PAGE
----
Mr. Parker brings out the Jackson Pollock in 4th graders

September 18, 2018
By Keystone Communications Team

If every child is an artist, as Picasso once said, then it takes the talent of a skilled art teacher to channel that talent into specific styles. So art teacher Mr. Parker took his 4th grade students through the process of creating abstract paintings inspired by Jackson Pollock.

It started with the children picking two primary colors and painting a 20x20-inch canvas, then mixing and forming a secondary color.

Once the canvases were dry, the students took them outside and threw dish soap on them, in the spirit of the legendary American artist. Mr. Parker also instructed them to include thin threads that showed action and movement.

Then the students spray painted the canvases with white, silver, gold or black paint. The soap acted as a mask protecting the acrylic paint. For a final step, the young artists hosed off the soap.

The pieces are on display in the Lower School Library.

Seniors complete essential paperwork

September 17, 2018
By Keystone Communications Team


As the members of year's senior class work on college applications and head toward the homestretch of their Keystone experience, several of them just registered to vote in their first election.

They took a few moments from Dr. Caraway's class to fill out voter registration forms. Assisting them was Bea Caraway, a volunteer deputy voter registrar and wife of Dr. Caraway. She works as a librarian at Trinity University.

And while the students are ready to vote in their first election, Mr. Handmaker filled out forms with them so he could vote in his first election in Texas.


Book tasting inspires broader reading

September 17, 2018
By Keystone Communications Team


Looking for a good book to read? Ms. Tyroff has a great way to try several. It's called a “book tasting," and it's kind of like speed-dating a bunch of books in a short amount of time.

Here's how it works: She divides her eighth graders into small groups of about three or four students and seats them at different tables. Each table features several books in a specific genre. She then sets a timer for 5 minutes and has the students read from a book and take some notes on a book menu. After time's up, they briefly tell their table mates about the book sampled before switching to a different table with books from another genre.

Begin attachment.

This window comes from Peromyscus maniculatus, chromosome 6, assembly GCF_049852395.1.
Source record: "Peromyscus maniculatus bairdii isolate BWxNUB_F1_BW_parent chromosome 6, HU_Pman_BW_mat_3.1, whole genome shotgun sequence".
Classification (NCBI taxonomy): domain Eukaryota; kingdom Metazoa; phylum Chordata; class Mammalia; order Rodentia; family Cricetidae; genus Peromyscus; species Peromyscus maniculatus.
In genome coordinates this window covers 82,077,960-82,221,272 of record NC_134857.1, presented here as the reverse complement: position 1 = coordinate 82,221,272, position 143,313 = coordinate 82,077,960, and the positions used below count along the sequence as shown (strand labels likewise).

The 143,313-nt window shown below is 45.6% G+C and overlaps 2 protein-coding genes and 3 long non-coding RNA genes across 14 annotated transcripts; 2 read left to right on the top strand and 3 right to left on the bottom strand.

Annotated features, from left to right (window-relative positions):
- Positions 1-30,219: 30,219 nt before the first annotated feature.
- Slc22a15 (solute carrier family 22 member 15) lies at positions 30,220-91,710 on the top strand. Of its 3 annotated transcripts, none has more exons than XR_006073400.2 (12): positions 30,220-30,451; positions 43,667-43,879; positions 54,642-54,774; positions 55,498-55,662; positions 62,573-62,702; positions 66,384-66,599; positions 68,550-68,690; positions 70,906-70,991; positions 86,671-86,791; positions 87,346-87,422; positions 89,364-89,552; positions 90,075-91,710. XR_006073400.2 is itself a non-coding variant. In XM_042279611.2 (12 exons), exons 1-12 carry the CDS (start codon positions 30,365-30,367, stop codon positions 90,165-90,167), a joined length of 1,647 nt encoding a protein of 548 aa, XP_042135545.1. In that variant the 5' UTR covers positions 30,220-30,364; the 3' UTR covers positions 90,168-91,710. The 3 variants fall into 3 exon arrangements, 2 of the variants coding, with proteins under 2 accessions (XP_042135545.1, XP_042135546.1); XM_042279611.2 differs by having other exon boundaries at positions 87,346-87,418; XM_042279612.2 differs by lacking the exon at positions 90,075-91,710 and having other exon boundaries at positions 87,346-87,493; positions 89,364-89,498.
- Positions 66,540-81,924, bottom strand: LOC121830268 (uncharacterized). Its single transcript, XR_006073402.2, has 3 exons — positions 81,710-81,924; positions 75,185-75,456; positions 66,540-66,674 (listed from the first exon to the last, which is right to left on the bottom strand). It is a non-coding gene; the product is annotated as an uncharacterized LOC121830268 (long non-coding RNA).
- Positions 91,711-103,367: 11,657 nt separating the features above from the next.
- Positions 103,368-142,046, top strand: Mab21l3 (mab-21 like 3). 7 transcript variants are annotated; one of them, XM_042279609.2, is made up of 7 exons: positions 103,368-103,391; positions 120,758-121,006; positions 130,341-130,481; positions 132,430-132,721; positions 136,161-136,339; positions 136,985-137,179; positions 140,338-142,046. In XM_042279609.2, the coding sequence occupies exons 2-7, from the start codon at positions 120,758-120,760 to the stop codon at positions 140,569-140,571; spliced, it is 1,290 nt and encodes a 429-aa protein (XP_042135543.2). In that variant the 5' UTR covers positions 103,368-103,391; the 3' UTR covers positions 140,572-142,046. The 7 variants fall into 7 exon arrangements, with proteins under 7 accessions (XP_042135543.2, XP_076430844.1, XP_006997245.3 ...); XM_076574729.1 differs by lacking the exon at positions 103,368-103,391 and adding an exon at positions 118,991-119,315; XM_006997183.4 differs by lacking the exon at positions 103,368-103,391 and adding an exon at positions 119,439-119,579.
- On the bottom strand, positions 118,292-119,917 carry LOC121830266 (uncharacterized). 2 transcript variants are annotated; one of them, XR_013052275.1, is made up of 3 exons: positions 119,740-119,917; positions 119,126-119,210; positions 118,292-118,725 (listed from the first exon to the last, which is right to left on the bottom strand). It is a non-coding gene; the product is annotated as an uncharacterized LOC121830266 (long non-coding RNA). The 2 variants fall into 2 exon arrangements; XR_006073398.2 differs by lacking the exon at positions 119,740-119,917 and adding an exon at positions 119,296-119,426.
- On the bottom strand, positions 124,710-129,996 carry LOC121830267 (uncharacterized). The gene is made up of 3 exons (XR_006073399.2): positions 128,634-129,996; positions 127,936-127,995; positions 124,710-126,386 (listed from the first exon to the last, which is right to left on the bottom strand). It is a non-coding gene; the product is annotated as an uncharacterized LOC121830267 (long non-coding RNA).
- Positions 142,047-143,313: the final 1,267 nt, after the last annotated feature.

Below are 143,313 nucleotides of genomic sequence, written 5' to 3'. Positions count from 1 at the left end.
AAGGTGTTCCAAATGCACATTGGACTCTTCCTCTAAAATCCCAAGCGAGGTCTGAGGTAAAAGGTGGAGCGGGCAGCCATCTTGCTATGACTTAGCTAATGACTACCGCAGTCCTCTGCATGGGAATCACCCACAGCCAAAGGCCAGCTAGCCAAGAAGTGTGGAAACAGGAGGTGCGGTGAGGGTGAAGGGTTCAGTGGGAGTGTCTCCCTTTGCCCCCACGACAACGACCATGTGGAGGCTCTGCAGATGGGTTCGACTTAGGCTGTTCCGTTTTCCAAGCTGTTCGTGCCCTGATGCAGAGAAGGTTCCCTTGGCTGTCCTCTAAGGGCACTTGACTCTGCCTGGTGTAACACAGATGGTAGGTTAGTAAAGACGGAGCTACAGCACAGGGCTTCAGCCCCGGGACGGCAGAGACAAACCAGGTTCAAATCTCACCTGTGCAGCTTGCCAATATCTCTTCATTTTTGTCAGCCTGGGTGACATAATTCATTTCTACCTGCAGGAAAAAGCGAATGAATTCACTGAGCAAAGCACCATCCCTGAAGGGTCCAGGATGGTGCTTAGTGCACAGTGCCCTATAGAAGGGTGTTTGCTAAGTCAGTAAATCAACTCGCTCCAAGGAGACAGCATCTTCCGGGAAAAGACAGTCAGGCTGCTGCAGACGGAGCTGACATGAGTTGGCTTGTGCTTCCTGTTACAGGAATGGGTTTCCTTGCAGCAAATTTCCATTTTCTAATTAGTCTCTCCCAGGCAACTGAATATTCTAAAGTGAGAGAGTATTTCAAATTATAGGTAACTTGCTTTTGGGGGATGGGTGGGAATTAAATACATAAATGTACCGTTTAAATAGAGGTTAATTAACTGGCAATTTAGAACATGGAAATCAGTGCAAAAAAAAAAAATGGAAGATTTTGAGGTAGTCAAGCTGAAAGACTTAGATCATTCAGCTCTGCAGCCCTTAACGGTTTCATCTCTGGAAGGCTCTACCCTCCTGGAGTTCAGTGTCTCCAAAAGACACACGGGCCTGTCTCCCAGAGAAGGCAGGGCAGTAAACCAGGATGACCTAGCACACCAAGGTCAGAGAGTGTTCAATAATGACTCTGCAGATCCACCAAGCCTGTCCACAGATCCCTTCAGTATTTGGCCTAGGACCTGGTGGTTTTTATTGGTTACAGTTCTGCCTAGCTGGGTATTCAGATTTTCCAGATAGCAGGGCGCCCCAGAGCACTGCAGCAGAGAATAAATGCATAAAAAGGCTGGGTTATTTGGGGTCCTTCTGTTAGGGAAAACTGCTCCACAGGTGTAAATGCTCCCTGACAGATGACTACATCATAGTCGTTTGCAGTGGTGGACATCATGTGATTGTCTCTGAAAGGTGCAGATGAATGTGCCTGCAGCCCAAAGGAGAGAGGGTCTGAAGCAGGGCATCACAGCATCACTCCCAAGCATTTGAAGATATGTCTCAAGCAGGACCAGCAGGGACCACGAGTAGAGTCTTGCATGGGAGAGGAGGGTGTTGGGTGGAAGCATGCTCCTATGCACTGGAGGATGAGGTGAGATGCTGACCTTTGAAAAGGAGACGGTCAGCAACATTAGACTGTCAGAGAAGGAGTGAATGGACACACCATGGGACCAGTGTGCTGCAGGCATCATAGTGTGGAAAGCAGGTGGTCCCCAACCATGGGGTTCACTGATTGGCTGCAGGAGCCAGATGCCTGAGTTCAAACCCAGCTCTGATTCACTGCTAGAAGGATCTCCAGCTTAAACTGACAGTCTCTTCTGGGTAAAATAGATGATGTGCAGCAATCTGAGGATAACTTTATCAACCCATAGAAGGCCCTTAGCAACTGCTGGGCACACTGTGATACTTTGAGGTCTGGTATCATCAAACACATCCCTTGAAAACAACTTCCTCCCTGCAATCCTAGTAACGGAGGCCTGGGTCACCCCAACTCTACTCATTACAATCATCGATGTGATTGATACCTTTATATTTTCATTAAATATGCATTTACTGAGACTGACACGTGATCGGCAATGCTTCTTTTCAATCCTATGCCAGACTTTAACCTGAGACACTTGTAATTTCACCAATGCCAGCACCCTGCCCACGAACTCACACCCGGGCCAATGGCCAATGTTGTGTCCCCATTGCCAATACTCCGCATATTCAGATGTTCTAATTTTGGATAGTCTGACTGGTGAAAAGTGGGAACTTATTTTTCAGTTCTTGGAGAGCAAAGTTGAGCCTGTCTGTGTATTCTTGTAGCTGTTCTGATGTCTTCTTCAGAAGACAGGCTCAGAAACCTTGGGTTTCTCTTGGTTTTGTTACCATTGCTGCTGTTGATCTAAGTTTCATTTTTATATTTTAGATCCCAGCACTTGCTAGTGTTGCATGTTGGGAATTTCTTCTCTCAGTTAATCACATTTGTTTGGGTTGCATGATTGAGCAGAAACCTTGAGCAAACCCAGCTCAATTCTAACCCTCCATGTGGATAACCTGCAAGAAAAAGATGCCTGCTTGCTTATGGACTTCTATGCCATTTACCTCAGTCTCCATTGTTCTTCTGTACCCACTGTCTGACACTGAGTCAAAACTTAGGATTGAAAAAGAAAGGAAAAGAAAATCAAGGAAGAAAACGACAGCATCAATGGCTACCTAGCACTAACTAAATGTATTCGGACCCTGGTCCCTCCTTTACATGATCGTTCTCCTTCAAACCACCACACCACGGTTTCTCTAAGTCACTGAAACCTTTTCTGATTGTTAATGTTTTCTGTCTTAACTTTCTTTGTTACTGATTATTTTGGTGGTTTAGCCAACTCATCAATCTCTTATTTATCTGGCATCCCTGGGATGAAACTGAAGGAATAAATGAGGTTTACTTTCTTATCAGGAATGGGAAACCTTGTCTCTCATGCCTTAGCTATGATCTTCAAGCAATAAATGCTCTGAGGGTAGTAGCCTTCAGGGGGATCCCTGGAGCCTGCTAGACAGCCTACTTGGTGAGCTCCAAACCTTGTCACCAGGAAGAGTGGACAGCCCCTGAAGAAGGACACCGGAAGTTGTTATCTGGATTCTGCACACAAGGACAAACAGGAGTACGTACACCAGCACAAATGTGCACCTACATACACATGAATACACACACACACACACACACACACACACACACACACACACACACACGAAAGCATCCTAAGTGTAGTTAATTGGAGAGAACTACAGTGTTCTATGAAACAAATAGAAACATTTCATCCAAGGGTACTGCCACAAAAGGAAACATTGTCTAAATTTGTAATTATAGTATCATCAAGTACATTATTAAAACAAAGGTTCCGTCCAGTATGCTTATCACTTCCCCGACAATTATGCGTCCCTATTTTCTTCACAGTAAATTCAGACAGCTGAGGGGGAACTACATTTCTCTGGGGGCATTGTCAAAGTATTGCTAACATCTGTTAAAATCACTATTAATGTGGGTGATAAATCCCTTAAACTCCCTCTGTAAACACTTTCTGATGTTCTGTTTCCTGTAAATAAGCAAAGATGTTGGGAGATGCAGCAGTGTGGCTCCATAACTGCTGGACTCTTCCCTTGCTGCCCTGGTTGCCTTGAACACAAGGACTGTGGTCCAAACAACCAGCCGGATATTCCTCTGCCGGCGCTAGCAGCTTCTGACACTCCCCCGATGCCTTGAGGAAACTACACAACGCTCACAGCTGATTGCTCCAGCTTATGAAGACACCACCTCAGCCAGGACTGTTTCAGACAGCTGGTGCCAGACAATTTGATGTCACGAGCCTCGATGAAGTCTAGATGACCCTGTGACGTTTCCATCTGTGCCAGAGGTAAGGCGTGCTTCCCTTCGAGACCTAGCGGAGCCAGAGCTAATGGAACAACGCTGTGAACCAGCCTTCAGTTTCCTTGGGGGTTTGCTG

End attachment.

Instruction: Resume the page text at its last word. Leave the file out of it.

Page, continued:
"Sometimes this prompts students to try another genre or to try other authors they haven’t read," she said.

Ms. Tyroff has challenged her 8th grade students and Ms. Bray has challenged her 9th graders to read one million words of choice reading by the end of the school year.



Shop on Amazon, support Keystone

September 13, 2018
By Keystone Communications Team

Your next purchase on Amazon could benefit Keystone. Yes, if you're like many of us, you spend a lot of time shopping online. So be sure to shop at Amazon Smile and designate Keystone as the nonprofit you want to benefit. This is an ongoing partnership, so make sure to log in at and start shopping. This link takes you directly to the Keystone page.

Happy shopping!

Update: Keystone merchandise on sale through Sept. 23

September 13, 2018
By Keystone Communications Team


It’s time to stock up on your Keystone Merchandise! The days of our online sale have been extended and it will be open through Sunday, Sept. 23. Choose your items, pay online, and pick up your gear at school. Following the conclusion of the online sale, it will take two weeks for gear to arrive on campus – keep an eye out for an email with pick-up instructions.

Click here for the online merchandise store.

The Keystone Lands End store is also open! Grab some dress shirts, outerwear, or tote bags here.

Any questions regarding merchandise? Please email Hannah Hyde at

Dr. Armentrout named an Outstanding Educator by University of Chicago

September 12, 2018
By Keystone Communications Team

We all have stories of great teachers and how they changed our lives. One of our teachers here, Dr. Anna Armentrout, just received The University of Chicago Outstanding Educator Award, for doing just that.